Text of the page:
The event took place on a Friday night (17 June) and the next day, a peaceful protest was dispersed by police using water cannon and tear gas. On the independent television station Halk TV, the journalist Ayşenur Arslan and the politician and trade unionist Süleyman Çelebi discussed the event at length. Though the mob apparently consisted of about twenty people, one man seems to have been the prime mover and main instigator, as evidenced by the available video evidence. Ayşenur Arslan identifies the main culprit as “Duygun Bilmez” and then proceeds to fill in the blanks. Though the video footage confirms that the man took offence at the consumption of alcohol during the “holy month of Ramazan,” he apparently told a sympathetic paper that his actions were caused by events that had taken place earlier in the day, involving his head-scarved wife and a number of local louts, with apparently no direct connection to the Radiohead events at Velvet IndieGround. Nevertheless the Mayor of the Municipality of Beyoğlu A. Misbah Demircan took to twitter to denounce the organisers of the Velvet IndieGround Radiohead event as perpetrators of a provocative action aimed at disrupting the social cohesion of the neighbourhood during the “holy month of Ramazan.” In reality though, the neighbourhood of Cihangir, which used to be the preserve of artists and bohemians in years gone by, is at present home to numerous cafés and bars, frequented by multitudes of urbanites wishing to while away some time, while more often than not partaking of some alcoholic beverage. Ayşenur Arslan and Süleyman Çelebi contend that the above-recounted Cihangir event was nothing but a pre-planned provocative act, similar to the since debunked Kabataş event in the context of the Gezi protests in 2013, when the then-still-PM Tayyip Erdoğan at length spoke about his “head-scarved sister” who was molested by drunken louts: “Security camera footage disclosed Feb. 13 [, 2014] has revealed there was no physical attack on a woman who claimed she and her baby were attacked by up to 100 protesters in Istanbul at the height of the nationwide Gezi demonstrations for wearing a headscarf.” Arslan and Çelebi see the incident in Cihangir as another orchestrated occasion meant to create moral outrage amongst pious Turks and leading to a further hardening of positions in the ongoing polarization between AKP supporters and those critical of Tayyip Erdoğan and his blatant attempt to create a Muslim nation liberated from the shackles of Atatürk who founded the nation state based on a wide and inclusive definition of the principle of Turkish nationalism unburdened by the Prophet’s tenets and the rules and regulations of Islam.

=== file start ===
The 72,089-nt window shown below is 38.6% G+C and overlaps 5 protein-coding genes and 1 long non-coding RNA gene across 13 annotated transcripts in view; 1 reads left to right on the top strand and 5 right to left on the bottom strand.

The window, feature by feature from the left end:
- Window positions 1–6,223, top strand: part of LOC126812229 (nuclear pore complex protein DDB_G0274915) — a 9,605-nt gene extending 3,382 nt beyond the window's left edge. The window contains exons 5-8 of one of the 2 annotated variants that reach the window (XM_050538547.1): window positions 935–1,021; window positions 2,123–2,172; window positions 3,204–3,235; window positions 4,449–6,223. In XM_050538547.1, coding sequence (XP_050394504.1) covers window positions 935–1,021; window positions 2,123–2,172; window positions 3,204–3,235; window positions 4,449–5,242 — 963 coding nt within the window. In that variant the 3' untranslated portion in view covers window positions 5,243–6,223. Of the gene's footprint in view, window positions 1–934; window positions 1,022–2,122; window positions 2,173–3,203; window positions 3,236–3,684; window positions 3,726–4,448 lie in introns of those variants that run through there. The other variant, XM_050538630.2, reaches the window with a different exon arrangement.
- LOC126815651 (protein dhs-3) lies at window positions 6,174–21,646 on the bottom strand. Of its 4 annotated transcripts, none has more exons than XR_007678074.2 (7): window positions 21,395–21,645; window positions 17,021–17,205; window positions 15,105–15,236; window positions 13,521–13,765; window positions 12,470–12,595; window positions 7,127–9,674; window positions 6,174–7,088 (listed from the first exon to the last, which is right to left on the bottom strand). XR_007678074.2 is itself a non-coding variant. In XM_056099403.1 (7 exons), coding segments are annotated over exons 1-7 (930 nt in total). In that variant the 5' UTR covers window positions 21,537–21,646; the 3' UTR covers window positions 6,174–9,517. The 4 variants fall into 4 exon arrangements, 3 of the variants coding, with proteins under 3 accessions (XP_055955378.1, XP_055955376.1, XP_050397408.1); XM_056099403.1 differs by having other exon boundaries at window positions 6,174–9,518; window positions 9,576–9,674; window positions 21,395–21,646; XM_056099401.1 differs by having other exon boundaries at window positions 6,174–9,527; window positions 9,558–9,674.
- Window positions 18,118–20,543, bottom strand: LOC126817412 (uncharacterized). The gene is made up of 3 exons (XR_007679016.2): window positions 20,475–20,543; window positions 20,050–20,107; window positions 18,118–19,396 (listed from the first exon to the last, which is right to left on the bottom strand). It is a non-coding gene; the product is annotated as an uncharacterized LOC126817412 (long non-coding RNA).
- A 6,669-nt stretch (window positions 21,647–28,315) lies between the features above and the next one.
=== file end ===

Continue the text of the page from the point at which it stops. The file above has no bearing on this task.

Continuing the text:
Dismantling the Nation State: Back to the Future
The journalist Ayşenur Arslan did not mince words during her show, saying that “their goal is the Republic.” Çelebi concurred and made a plea for united action to safeguard the nation. Even though she remained vague, not really pointing an accusatory finger at anyone, it seems that Arslan was clearly talking about none other than the Prez himself and his supporters. As such, as long ago as December 2013, I wrote down the following: “Opponents of Erdoğan and the AKP . . . fear that the government’s long-term goal (as arguably expressed in the AKP’s policy statement Hedef 2023) is to transform the nation state Turkey into an Anatolian federation of Muslim ethnicities, possibly linked to a revived caliphate. In this way, Turkey’s future (as a nation state) would arguably become subject to Anatolia’s past as a home to many different Muslims of divergent ethnic background. The fact that Erdoğan’s oft-repeated reference point [at the time was] the first assembly of what was to become Turkey’s parliament on 23 April, 1920, seems to render strength to such contentions. The first assembly consisted of representatives of Anatolia’s Muslim population, the then-Kemalist constituency, who had pledged allegiance to the Ottoman Sultan-Caliph, Mehmed VI.”
At present, the AKP machinery also seems to play the Turkish nationalist card liberally. This is done in the context of the Ankara government’s ongoing conflict with the outlawed left-leaning PKK, which I would call a serious effort to mobilise pious Kurds and convince them to join the fold of the believers. Thus the increasing official enlistment of Islam as a social force to unite and strengthen the nation seems beyond doubt. As a result, I would now like to argue that Tayyip Erdoğan and his AKP cohorts are getting ready to launch more offensives in Turkey’s Culture War in the coming summer months, attempting to weaken and defeat the opposition and pressurise the population-at-large into openly embracing the Prophet Muhammad and the religion of Islam as constituting the only markers of Turkish citizenship and national cohesion.
This then leads me to pose the following queries about Turkey: namely whether its future will also become “a different country” and whether Atatürk’s legacy will become but a footnote in future history tomes dealing with the Anatolian peninsula during the 20th century?? And how will the summer of 2016 play out in the long run and will the Prez achieve his goals?? Will future generations of Turks look back wistfully and murmur Hartley’s original sentence to themselves with a pain in their hearts: “The past is a foreign country: they do things differently there.”
Dr. Can Erimtan is an independent scholar residing in İstanbul, with a wide interest in the politics, history and culture of the Balkans and the Greater Middle East, , especially for the online magazine “New Eastern Outlook.”